Health Care in America

People say, “We have the best healthcare system in the world”.
The fact is Healthcare in the U.S. is about twice as expensive as it is in any other developed country. Even though the US spends $3 trillion on healthcare, the World Health Organization ranked the U.S. 37th in healthcare systems, and The Commonwealth Fund placed the U.S. last among the top 11 industrialized countries in overall healthcare.
Why do residents of the U.S. pay more for healthcare and are rank last?

  1. Administrative Costs are one quarter of healthcare costs. Running our healthcare system far higher than in any other country. A 900 bed hospital employs 1,300 billing clerks to deal with multiple insurers. Countries with a single-payer system don’t incur this level of administrative costs.
  2. Drug Costs are higher in the U.S. In most countries, the government negotiates drug prices with the drug makers. When Congress created Medicare Part D, it specifically denied Medicare the right to use its power to negotiate drug prices. The Veteran’s Administration and Medicaid, which can negotiate drug prices, pay the lowest drug prices.
  3. Defensive Medicine drives the higher cost of U.S. health insurance. Doctors are afraid they will get sued, so they order multiple tests even when they are certain they know what the diagnosis is. Everyone pays the bill on this with higher insurance premiums, co-pays, and out-of-pocket costs, as well as taxes that go toward paying for governmental healthcare programs.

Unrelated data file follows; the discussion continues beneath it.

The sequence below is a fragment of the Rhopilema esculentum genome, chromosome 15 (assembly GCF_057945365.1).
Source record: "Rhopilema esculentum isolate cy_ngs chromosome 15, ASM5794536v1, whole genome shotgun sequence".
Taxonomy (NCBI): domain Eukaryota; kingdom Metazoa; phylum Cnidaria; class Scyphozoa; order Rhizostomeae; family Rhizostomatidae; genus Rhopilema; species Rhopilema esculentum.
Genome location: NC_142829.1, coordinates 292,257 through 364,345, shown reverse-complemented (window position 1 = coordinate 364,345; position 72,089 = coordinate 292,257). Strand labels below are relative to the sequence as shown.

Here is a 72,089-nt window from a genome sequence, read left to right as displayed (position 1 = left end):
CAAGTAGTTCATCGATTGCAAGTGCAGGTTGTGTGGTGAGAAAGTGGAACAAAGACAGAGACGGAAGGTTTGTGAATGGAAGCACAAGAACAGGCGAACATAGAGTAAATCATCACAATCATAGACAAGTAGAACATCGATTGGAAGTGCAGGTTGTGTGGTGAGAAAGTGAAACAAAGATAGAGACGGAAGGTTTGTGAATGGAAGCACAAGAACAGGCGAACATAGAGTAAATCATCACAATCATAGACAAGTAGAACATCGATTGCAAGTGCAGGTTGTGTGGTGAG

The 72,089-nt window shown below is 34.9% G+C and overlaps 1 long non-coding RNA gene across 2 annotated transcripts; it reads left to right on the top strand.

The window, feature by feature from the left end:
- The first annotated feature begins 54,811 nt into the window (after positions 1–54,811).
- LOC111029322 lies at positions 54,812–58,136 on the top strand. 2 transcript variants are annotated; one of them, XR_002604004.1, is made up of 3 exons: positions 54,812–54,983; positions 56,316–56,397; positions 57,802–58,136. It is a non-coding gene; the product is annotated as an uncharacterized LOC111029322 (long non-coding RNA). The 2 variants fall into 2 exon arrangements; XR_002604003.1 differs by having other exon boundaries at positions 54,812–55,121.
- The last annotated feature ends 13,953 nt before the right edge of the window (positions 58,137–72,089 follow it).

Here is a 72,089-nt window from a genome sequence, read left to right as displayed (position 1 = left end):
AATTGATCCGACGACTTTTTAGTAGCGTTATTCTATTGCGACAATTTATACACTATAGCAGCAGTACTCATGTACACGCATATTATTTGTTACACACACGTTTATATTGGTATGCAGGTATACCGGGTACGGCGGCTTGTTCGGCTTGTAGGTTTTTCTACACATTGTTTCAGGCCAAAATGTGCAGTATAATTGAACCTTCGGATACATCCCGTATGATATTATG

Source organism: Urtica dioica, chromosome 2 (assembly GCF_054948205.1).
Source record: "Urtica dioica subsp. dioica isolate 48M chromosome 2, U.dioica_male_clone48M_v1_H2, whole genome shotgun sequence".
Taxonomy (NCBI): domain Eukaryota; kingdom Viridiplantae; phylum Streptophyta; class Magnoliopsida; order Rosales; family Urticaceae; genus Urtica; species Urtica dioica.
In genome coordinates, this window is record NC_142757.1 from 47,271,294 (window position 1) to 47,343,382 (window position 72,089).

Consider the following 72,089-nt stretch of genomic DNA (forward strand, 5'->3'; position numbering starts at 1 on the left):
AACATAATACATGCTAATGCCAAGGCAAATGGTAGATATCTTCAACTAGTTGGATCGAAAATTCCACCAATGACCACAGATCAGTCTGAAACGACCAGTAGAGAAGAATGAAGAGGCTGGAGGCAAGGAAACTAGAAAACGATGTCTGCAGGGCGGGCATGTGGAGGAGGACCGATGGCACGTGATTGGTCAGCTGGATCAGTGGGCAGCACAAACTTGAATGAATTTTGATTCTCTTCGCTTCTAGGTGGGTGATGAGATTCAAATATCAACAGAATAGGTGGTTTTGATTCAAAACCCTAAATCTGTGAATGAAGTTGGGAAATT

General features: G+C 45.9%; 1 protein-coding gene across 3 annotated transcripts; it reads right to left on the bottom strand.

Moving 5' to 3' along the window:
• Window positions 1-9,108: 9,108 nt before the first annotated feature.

4. Expensive Mix of Treatments used by U.S. medical practitioners who also tend to use a more expensive mix of treatments. People in the U.S. are treated by specialists, whose fees are higher than primary-care doctors when the same types of treatments are done at the primary-care level in other countries. Specialists command higher pay, which drives up the costs for everyone.
    5.Wages and Work Rules drive up costs in healthcare. Specialists are commanding high reimbursements, and the over-utilization of specialists through the current process of referral decision-making drives health costs even higher.
  5. Branding “There is no such thing as a legitimate price for anything in healthcare,” says George Halvorson, the former chairman of health maintenance organization Kaiser Permanente. “Prices are made up depending on who the payer is.”Providers who can demand the highest prices are the ones who create a brand everyone wants. “In some markets, the prestigious medical institutions can name their price.”
    The Affordable Care Act (ACA) has pushed back to some degree against the high costs created by branding. In central Florida, for example, one of the top brands is Florida Hospital. In 2018, ACA policies offered by Humana did not include services provided by this brand. Similar types of contract negotiations knocked out top hospitals in other locations. It remains to be seen whether this will cause those hospitals to reduce prices to get those patients back.
    The Bottom Line